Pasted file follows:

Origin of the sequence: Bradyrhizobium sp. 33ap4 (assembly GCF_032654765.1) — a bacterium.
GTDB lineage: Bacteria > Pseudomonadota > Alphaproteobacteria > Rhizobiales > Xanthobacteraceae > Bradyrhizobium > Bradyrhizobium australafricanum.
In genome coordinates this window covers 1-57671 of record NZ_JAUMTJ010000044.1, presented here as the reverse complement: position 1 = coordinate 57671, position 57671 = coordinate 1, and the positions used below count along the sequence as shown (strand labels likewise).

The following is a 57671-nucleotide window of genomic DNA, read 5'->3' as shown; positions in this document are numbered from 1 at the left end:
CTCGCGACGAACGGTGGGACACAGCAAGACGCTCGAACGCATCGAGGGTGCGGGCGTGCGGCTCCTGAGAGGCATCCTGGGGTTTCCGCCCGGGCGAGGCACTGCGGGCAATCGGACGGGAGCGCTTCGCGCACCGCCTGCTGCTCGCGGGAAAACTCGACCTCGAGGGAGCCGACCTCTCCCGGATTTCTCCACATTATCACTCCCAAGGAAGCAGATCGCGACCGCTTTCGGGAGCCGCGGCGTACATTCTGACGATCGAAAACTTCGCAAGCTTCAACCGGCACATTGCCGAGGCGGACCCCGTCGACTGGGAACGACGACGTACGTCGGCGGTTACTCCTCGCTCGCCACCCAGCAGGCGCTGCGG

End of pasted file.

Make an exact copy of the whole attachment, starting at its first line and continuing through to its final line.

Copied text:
Origin of the sequence: Bradyrhizobium sp. 33ap4 (assembly GCF_032654765.1) — a bacterium.
GTDB lineage: Bacteria > Pseudomonadota > Alphaproteobacteria > Rhizobiales > Xanthobacteraceae > Bradyrhizobium > Bradyrhizobium australafricanum.
In genome coordinates this window covers 1-57671 of record NZ_JAUMTJ010000044.1, presented here as the reverse complement: position 1 = coordinate 57671, position 57671 = coordinate 1, and the positions used below count along the sequence as shown (strand labels likewise).

The following is a 57671-nucleotide window of genomic DNA, read 5'->3' as shown; positions in this document are numbered from 1 at the left end:
CTCGCGACGAACGGTGGGACACAGCAAGACGCTCGAACGCATCGAGGGTGCGGGCGTGCGGCTCCTGAGAGGCATCCTGGGGTTTCCGCCCGGGCGAGGCACTGCGGGCAATCGGACGGGAGCGCTTCGCGCACCGCCTGCTGCTCGCGGGAAAACTCGACCTCGAGGGAGCCGACCTCTCCCGGATTTCTCCACATTATCACTCCCAAGGAAGCAGATCGCGACCGCTTTCGGGAGCCGCGGCGTACATTCTGACGATCGAAAACTTCGCAAGCTTCAACCGGCACATTGCCGAGGCGGACCCCGTCGACTGGGAACGACGACGTACGTCGGCGGTTACTCCTCGCTCGCCACCCAGCAGGCGCTGCGG